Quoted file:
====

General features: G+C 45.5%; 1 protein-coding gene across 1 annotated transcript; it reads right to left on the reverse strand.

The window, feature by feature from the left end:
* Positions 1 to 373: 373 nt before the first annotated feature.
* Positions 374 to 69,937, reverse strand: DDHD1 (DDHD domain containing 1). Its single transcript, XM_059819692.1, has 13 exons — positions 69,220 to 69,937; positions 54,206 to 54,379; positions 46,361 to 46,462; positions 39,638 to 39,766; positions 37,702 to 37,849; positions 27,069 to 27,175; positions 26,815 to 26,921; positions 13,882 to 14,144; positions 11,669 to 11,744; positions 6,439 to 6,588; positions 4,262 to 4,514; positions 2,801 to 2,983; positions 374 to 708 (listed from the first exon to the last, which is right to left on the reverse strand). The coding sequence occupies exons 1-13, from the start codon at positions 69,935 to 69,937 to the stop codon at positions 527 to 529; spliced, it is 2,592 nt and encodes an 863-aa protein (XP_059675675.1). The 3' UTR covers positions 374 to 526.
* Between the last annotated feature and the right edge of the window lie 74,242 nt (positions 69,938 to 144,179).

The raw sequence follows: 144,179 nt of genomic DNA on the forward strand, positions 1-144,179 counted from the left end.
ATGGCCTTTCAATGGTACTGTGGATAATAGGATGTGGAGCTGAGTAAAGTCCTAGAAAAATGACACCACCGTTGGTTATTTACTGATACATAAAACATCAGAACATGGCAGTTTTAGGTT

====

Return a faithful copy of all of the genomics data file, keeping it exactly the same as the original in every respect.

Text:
General features: G+C 45.5%; 1 protein-coding gene across 1 annotated transcript; it reads right to left on the reverse strand.

The window, feature by feature from the left end:
* Positions 1 to 373: 373 nt before the first annotated feature.
* Positions 374 to 69,937, reverse strand: DDHD1 (DDHD domain containing 1). Its single transcript, XM_059819692.1, has 13 exons — positions 69,220 to 69,937; positions 54,206 to 54,379; positions 46,361 to 46,462; positions 39,638 to 39,766; positions 37,702 to 37,849; positions 27,069 to 27,175; positions 26,815 to 26,921; positions 13,882 to 14,144; positions 11,669 to 11,744; positions 6,439 to 6,588; positions 4,262 to 4,514; positions 2,801 to 2,983; positions 374 to 708 (listed from the first exon to the last, which is right to left on the reverse strand). The coding sequence occupies exons 1-13, from the start codon at positions 69,935 to 69,937 to the stop codon at positions 527 to 529; spliced, it is 2,592 nt and encodes an 863-aa protein (XP_059675675.1). The 3' UTR covers positions 374 to 526.
* Between the last annotated feature and the right edge of the window lie 74,242 nt (positions 69,938 to 144,179).

The raw sequence follows: 144,179 nt of genomic DNA on the forward strand, positions 1-144,179 counted from the left end.
ATGGCCTTTCAATGGTACTGTGGATAATAGGATGTGGAGCTGAGTAAAGTCCTAGAAAAATGACACCACCGTTGGTTATTTACTGATACATAAAACATCAGAACATGGCAGTTTTAGGTT